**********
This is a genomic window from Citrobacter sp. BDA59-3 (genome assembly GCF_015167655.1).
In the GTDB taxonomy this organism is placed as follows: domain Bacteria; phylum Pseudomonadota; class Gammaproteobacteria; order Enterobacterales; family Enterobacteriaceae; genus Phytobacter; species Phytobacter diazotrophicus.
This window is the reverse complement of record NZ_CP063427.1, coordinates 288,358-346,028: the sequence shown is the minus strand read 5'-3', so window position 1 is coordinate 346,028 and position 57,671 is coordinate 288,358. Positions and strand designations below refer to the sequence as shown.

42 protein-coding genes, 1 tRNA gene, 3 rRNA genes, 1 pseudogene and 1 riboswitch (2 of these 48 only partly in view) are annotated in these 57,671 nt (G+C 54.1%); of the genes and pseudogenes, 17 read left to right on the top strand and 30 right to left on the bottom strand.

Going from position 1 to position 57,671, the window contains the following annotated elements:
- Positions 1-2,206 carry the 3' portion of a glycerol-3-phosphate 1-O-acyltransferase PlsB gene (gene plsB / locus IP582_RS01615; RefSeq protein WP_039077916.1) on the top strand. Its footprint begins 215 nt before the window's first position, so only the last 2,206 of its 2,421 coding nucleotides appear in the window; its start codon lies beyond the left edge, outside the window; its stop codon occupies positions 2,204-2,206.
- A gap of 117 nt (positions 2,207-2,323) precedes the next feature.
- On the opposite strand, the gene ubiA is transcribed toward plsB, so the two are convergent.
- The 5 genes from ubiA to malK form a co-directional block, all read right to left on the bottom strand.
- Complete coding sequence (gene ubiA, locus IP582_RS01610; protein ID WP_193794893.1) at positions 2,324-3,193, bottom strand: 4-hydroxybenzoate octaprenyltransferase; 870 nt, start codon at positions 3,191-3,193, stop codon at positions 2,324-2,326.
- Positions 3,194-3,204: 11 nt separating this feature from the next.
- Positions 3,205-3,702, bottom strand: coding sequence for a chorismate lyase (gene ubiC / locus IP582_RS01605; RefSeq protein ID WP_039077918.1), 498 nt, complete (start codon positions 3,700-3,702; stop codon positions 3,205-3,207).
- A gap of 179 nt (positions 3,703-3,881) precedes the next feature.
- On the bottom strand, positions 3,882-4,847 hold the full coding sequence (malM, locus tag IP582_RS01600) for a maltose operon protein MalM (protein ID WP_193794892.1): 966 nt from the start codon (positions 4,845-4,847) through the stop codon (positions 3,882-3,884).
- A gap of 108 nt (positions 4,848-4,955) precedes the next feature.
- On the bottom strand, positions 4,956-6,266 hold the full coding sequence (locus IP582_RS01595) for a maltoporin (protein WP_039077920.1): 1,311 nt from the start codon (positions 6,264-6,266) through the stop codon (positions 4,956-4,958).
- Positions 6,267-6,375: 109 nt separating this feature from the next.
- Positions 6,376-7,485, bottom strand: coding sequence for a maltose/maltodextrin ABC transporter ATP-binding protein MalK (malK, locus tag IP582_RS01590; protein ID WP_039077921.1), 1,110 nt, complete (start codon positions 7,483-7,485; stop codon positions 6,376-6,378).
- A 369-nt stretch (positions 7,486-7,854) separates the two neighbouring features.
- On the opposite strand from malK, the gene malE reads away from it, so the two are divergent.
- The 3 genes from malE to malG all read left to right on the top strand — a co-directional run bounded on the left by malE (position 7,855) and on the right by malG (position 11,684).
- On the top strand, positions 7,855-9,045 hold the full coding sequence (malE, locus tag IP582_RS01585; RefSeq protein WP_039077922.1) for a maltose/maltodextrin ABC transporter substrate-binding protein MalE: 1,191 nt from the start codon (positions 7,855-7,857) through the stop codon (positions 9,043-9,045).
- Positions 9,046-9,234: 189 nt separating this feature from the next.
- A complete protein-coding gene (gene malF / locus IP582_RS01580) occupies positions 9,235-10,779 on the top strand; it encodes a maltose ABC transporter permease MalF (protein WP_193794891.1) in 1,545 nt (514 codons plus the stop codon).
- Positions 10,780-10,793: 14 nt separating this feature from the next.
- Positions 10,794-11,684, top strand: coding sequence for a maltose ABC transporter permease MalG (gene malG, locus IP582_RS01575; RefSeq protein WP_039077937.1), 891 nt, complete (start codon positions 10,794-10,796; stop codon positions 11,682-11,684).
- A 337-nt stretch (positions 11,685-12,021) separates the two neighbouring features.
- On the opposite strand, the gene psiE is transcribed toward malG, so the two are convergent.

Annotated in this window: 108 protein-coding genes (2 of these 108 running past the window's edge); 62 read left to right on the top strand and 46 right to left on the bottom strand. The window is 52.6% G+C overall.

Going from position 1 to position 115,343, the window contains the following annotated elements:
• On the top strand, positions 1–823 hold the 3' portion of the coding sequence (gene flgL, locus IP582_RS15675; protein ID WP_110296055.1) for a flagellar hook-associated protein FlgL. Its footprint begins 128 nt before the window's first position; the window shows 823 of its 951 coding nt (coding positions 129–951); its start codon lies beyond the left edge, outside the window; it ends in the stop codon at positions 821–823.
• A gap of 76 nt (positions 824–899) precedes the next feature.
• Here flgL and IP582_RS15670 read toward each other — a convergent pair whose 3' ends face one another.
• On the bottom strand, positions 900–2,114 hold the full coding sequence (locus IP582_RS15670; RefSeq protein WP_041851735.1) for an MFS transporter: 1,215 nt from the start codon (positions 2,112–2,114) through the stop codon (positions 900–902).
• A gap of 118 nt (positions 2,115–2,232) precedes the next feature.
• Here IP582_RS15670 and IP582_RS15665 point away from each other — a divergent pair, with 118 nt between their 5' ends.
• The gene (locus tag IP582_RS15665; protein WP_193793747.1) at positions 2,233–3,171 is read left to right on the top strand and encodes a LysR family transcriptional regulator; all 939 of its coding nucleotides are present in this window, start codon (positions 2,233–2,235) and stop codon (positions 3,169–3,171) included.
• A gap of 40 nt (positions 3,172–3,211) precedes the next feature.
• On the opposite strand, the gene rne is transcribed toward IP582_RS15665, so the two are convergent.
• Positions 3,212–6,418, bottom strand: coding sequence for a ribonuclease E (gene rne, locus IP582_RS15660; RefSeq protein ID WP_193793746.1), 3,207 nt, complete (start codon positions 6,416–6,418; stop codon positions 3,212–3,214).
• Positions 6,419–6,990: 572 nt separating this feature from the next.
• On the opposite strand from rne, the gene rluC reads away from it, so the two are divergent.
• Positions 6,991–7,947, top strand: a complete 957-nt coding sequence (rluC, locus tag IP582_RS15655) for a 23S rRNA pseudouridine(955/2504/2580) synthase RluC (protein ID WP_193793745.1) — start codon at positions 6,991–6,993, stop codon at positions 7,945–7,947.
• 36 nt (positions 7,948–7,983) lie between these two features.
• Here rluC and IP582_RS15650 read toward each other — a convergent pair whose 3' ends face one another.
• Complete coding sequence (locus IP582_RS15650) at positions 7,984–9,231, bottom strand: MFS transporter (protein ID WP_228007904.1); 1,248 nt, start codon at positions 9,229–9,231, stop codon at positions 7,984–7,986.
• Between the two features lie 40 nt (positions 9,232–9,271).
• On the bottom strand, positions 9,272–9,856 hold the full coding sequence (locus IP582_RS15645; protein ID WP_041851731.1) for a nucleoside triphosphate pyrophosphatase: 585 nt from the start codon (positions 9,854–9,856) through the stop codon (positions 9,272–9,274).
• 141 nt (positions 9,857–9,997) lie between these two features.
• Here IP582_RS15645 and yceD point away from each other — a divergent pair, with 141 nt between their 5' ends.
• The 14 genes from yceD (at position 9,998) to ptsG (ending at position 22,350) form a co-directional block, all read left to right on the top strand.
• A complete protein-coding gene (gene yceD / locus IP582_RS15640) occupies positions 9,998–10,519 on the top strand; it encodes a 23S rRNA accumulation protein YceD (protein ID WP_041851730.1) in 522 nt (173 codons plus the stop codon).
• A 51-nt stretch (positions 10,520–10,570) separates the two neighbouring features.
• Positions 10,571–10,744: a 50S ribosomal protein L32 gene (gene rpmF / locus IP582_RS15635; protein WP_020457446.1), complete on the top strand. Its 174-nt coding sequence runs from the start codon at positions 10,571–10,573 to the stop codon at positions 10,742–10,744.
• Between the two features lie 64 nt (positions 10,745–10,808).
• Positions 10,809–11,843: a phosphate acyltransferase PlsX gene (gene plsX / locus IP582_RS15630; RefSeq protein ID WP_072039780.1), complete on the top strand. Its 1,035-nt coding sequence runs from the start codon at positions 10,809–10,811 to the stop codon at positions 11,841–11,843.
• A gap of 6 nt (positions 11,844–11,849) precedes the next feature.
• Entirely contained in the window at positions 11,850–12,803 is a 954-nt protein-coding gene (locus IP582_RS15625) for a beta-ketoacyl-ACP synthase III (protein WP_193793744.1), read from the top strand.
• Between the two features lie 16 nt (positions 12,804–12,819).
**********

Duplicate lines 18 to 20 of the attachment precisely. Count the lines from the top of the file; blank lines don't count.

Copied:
- Positions 6,376-7,485, bottom strand: coding sequence for a maltose/maltodextrin ABC transporter ATP-binding protein MalK (malK, locus tag IP582_RS01590; protein ID WP_039077921.1), 1,110 nt, complete (start codon positions 7,483-7,485; stop codon positions 6,376-6,378).
- A 369-nt stretch (positions 7,486-7,854) separates the two neighbouring features.
- On the opposite strand from malK, the gene malE reads away from it, so the two are divergent.